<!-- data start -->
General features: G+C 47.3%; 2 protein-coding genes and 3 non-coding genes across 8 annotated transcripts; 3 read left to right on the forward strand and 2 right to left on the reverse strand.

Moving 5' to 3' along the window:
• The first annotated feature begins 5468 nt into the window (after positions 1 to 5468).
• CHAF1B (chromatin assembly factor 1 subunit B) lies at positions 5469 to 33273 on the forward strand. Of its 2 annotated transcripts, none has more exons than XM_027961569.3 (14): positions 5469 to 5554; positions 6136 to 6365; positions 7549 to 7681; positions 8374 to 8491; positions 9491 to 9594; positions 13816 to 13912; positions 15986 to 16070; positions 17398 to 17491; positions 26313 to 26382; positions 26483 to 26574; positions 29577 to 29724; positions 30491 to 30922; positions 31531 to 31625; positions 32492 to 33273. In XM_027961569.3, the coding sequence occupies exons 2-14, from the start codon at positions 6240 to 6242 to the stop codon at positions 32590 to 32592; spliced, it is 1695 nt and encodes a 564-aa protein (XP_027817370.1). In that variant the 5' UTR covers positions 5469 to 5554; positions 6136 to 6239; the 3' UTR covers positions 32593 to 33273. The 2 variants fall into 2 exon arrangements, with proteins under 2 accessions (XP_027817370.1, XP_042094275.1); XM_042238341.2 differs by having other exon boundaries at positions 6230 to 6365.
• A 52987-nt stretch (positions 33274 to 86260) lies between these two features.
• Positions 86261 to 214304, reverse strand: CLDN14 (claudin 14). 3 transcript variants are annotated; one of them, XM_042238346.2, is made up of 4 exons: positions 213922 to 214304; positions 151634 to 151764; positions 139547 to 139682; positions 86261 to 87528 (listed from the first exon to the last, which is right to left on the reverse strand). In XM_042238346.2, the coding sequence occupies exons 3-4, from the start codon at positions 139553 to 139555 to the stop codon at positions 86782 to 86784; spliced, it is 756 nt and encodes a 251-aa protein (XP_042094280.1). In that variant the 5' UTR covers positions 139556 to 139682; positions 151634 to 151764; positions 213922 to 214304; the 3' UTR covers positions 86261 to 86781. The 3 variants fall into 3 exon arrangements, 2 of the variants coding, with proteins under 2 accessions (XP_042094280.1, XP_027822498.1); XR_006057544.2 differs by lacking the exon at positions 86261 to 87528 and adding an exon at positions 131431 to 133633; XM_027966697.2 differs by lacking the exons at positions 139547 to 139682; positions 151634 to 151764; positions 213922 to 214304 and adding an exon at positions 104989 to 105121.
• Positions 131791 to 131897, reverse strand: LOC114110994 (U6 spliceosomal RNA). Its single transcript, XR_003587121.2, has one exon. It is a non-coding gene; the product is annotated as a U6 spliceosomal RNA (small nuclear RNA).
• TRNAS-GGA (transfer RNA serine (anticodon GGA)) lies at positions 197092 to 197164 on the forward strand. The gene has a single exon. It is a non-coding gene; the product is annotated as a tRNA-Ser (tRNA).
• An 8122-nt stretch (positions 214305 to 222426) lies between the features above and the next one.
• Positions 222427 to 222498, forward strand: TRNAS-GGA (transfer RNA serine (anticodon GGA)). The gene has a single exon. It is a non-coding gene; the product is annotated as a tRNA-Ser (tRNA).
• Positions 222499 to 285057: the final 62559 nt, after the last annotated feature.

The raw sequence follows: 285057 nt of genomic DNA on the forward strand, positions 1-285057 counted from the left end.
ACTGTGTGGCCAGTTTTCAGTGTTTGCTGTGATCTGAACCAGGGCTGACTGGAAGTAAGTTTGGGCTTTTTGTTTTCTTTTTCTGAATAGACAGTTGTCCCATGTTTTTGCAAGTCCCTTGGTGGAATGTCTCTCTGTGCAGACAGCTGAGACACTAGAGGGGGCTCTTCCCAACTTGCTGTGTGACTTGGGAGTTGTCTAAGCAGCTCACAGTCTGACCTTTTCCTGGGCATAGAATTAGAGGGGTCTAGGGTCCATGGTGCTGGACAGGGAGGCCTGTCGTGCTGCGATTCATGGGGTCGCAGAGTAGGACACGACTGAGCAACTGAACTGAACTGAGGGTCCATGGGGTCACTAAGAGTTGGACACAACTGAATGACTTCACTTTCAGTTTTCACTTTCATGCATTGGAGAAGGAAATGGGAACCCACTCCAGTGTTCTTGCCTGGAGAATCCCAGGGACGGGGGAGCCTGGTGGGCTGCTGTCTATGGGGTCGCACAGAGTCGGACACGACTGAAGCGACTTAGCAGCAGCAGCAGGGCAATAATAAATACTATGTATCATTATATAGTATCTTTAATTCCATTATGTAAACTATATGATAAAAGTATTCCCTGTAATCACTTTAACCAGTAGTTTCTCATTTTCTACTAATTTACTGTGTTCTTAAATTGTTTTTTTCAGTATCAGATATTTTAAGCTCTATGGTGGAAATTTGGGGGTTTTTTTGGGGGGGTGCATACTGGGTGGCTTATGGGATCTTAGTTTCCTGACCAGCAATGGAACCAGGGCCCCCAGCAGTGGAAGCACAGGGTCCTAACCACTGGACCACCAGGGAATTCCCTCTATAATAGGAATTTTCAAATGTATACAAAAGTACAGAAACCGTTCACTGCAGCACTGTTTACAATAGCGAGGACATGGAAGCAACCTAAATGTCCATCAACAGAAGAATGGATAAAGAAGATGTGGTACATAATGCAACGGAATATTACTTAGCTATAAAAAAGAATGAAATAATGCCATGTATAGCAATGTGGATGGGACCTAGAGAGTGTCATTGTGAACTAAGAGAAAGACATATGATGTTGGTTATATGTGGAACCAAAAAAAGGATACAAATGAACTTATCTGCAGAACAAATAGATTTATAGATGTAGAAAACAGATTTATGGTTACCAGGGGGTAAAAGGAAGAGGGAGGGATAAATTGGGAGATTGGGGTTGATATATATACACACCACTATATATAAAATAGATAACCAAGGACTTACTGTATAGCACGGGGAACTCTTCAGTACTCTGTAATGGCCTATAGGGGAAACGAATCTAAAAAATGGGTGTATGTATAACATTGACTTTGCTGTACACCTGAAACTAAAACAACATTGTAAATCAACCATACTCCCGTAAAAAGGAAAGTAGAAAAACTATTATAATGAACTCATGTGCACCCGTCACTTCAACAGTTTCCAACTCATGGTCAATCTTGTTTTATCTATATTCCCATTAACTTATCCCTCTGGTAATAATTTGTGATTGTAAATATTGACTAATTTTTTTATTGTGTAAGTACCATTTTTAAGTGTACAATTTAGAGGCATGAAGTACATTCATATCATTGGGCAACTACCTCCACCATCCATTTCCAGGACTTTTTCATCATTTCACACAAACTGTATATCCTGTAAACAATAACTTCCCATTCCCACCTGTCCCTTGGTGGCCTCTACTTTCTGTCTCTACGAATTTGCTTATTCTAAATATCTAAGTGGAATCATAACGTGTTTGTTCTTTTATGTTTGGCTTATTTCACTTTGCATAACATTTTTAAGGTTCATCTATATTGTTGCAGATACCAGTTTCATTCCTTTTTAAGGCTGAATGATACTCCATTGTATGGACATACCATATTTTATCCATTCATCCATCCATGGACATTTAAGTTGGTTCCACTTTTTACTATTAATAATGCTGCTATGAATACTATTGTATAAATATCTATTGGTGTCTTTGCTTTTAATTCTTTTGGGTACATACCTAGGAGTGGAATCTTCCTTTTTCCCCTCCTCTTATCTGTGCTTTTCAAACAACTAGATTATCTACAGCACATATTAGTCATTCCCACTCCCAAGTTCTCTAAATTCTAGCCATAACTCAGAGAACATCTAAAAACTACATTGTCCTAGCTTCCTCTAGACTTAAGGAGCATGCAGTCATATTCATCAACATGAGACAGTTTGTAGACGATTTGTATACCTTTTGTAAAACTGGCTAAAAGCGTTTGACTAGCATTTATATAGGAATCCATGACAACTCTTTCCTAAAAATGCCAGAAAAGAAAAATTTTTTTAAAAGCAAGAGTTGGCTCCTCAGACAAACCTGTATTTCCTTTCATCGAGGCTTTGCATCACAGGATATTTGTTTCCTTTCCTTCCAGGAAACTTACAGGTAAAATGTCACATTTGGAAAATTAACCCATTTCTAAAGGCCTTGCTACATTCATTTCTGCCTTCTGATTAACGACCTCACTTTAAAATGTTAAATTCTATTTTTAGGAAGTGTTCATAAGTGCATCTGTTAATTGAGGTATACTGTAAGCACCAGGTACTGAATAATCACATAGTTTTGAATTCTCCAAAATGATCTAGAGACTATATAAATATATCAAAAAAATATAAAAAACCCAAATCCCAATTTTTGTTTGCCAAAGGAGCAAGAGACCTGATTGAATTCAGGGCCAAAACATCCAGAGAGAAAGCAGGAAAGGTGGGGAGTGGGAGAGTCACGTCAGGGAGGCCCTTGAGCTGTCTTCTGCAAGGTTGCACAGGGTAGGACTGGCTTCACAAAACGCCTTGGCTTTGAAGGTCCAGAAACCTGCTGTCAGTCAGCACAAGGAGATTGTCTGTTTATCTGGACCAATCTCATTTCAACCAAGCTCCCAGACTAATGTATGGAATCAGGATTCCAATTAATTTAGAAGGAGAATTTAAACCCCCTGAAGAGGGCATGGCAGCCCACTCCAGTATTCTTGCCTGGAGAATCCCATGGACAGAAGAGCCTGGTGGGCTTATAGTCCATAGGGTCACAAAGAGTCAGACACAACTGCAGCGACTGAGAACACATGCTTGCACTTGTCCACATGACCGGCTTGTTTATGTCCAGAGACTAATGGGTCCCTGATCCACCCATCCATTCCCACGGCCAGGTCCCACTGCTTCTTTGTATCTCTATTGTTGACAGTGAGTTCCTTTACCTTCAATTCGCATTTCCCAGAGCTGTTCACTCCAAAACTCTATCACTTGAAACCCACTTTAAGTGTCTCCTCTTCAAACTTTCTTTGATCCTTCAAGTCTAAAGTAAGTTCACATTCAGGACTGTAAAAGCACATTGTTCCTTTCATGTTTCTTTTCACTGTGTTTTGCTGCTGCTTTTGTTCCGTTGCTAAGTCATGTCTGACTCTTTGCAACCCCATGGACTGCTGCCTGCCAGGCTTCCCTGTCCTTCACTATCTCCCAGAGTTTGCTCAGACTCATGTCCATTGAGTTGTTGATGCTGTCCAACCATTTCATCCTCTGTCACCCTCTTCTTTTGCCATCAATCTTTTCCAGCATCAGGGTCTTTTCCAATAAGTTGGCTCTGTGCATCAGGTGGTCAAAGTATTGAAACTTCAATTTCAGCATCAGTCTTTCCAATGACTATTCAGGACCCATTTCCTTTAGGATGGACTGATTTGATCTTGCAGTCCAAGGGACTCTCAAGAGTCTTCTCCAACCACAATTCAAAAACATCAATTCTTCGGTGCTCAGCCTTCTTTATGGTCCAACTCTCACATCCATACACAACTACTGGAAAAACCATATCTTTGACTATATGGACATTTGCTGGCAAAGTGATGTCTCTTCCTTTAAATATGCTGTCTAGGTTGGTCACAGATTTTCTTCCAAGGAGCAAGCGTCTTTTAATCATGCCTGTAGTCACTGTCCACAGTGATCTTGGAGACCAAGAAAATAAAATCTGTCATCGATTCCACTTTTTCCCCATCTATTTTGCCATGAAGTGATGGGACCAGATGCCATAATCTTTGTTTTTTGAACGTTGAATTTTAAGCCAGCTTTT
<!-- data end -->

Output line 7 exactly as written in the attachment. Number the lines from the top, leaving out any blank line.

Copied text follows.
• Positions 131791 to 131897, reverse strand: LOC114110994 (U6 spliceosomal RNA). Its single transcript, XR_003587121.2, has one exon. It is a non-coding gene; the product is annotated as a U6 spliceosomal RNA (small nuclear RNA).